Dane County suffers from racial disparities in birth outcomes and infant mortality. A recent public engagement campaign looking for solutions wanted to hear directly from those most affected: African-American women.
“The strong message was, it’s not just what a mother is eating, or how she’s behaving, or whether she's getting prenatal care or timely care that may be affecting the health of babies,” but also many external pressures, said Lisa Peyton-Caire, founder and president of the Foundation for Black Women’s Wellness.
One major factor, the report said, is that participants experienced "a looming state of stress in ‘living while Black’ in Dane County."
Last spring, Dane County Health Council announced it was taking a new tack to find solutions to the frequency of babies born at low birth weights, asking African-American women in-depth questions about their lived experiences, treating them as the “primary experts and key informants.”
A nine-month community engagement campaign, led by the Foundation for Black Women’s Wellness and EQT By Design, held over 20 sessions to gather input from African-American women, their partners, their communities, and health and service professionals.
In Dane County, African-American mothers are twice as likely to give birth to infants with low birth weights, the report said. That can lead to health problems later in life and put them at higher risk for infant mortality. Public Health Madison & Dane County data shows that in 2016, black mothers in Dane County were 2.8 times more likely than white women to have a child die in the first year of life.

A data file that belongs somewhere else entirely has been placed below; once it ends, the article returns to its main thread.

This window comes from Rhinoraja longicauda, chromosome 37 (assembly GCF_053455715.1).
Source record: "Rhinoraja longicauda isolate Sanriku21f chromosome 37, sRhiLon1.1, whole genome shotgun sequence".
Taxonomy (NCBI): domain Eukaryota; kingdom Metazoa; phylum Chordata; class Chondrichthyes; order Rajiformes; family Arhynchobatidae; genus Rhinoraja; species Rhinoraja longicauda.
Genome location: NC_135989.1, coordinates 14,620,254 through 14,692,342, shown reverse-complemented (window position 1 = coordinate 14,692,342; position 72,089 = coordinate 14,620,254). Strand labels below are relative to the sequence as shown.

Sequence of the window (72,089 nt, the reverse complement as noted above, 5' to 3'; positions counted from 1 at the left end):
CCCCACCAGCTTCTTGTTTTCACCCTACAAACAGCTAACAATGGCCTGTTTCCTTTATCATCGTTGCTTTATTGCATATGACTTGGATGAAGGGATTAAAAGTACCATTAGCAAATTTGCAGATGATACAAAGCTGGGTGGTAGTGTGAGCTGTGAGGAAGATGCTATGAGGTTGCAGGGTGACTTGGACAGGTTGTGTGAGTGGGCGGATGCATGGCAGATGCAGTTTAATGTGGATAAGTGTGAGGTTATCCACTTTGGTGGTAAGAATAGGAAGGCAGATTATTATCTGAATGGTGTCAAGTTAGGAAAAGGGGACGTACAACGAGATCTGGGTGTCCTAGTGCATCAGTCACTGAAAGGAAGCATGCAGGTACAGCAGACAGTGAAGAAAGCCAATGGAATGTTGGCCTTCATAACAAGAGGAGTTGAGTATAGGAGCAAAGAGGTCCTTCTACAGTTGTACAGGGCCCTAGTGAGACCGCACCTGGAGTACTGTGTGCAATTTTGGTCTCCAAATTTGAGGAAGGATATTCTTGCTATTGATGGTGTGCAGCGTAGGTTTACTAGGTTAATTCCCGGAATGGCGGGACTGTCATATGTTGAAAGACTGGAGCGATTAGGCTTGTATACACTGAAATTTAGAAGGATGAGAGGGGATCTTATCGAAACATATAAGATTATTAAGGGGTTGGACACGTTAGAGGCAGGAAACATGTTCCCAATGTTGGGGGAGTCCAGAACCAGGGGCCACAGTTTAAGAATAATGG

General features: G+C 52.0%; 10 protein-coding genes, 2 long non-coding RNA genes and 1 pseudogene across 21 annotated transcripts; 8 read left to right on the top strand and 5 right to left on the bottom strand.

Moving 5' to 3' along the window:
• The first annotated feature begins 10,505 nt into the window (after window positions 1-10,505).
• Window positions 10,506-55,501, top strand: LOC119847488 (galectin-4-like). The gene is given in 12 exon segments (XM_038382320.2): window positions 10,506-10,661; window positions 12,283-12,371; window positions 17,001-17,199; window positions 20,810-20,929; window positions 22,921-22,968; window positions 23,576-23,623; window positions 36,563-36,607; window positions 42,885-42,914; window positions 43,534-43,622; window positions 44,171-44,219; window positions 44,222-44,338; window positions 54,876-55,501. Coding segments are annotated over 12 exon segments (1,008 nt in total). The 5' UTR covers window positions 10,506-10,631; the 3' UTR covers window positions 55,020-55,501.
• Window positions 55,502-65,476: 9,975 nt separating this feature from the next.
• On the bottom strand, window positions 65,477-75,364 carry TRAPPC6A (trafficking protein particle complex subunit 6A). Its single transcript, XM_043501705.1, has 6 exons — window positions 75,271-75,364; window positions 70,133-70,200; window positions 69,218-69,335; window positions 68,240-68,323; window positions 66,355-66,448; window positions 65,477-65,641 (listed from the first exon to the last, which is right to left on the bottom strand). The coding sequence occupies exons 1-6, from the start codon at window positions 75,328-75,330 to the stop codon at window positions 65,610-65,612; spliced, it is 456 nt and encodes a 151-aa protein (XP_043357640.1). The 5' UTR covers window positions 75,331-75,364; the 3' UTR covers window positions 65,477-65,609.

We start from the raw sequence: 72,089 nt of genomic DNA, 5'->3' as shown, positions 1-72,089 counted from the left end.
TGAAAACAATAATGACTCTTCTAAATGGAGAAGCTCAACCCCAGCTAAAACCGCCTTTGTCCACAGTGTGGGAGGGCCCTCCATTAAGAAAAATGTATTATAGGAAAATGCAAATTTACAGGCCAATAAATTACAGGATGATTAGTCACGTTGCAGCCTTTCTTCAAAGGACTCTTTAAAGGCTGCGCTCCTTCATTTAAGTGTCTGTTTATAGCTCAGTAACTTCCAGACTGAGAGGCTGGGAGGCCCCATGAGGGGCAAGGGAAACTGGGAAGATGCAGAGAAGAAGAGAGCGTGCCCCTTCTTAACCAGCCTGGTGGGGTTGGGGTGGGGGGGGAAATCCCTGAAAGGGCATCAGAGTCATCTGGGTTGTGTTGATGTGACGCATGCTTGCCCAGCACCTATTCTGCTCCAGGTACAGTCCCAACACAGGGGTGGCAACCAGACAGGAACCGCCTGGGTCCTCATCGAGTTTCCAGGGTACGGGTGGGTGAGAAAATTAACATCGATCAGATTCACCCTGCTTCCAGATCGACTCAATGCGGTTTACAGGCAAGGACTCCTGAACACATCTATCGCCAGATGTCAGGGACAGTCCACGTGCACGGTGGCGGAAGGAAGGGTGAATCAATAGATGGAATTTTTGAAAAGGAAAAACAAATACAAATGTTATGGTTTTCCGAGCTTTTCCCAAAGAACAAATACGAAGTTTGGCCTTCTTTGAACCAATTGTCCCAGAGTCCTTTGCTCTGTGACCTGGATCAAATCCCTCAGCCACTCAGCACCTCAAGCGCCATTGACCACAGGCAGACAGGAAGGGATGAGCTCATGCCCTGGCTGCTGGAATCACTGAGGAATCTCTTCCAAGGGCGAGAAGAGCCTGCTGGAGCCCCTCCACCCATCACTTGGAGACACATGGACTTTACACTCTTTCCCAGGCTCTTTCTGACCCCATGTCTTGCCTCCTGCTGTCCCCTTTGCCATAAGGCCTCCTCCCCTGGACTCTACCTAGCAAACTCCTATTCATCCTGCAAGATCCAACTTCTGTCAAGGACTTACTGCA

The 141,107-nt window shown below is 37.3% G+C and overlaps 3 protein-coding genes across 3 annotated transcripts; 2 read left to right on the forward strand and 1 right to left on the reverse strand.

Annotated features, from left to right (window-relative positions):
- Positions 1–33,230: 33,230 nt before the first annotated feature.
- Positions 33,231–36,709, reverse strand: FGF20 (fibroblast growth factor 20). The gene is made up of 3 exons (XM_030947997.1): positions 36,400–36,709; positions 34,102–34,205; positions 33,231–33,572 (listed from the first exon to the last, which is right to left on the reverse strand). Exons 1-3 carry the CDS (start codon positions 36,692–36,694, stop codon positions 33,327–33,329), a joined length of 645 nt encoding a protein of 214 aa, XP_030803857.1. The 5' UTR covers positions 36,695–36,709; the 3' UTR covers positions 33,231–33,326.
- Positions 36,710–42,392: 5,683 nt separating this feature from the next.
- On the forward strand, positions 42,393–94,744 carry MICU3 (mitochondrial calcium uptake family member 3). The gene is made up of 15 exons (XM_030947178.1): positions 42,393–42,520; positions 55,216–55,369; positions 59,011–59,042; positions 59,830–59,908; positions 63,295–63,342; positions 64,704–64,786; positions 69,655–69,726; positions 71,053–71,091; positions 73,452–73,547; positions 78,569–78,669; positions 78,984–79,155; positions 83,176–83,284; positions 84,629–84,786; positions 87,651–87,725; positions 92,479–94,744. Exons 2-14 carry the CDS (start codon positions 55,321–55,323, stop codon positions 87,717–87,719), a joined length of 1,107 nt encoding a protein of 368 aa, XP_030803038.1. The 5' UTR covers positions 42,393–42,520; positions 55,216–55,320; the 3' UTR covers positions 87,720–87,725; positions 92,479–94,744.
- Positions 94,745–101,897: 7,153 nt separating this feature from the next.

The finished report, “Saving Our Babies,” released Monday, reported firsthand experience of these alarming statistics. At one session, a local pastor said that her congregation members had experienced the deaths of eight babies in the past seven years, some from premature birth complications. Ten of the women surveyed had experienced infant mortality and 43 had experienced a miscarriage.
The over 200 participants were a self-selected “sample of convenience,” the study said, but even so, included significant diversity in age, education, income and other factors. Along with facilitated group discussion at these sessions, there was a participant survey and questionnaire.
The report identified 10 themes driving low birth weights and black disparities in child and maternal health in Dane County, including chronic stress, economic insecurity, and racism and institutional bias.
The three are related, the report says: racism and economic insecurity have “created a toxic cycle of stress and pressure that is driving Black infant low birthweight and other health disparities.”
There’s “nothing inherently flawed about a black woman’s ability to have healthy babies,” Peyton-Caire said, but there are many external factors that contribute to poorer health outcomes, especially stress.
The report dove into some of these external factors. Participants said they experienced an “overall negative perception” of black populations, the report said. Asked if they felt they were “treated with dignity and respect” and “welcomed by staff” when they visited their healthcare provider, a third of respondents said “No/Sometimes” to both questions.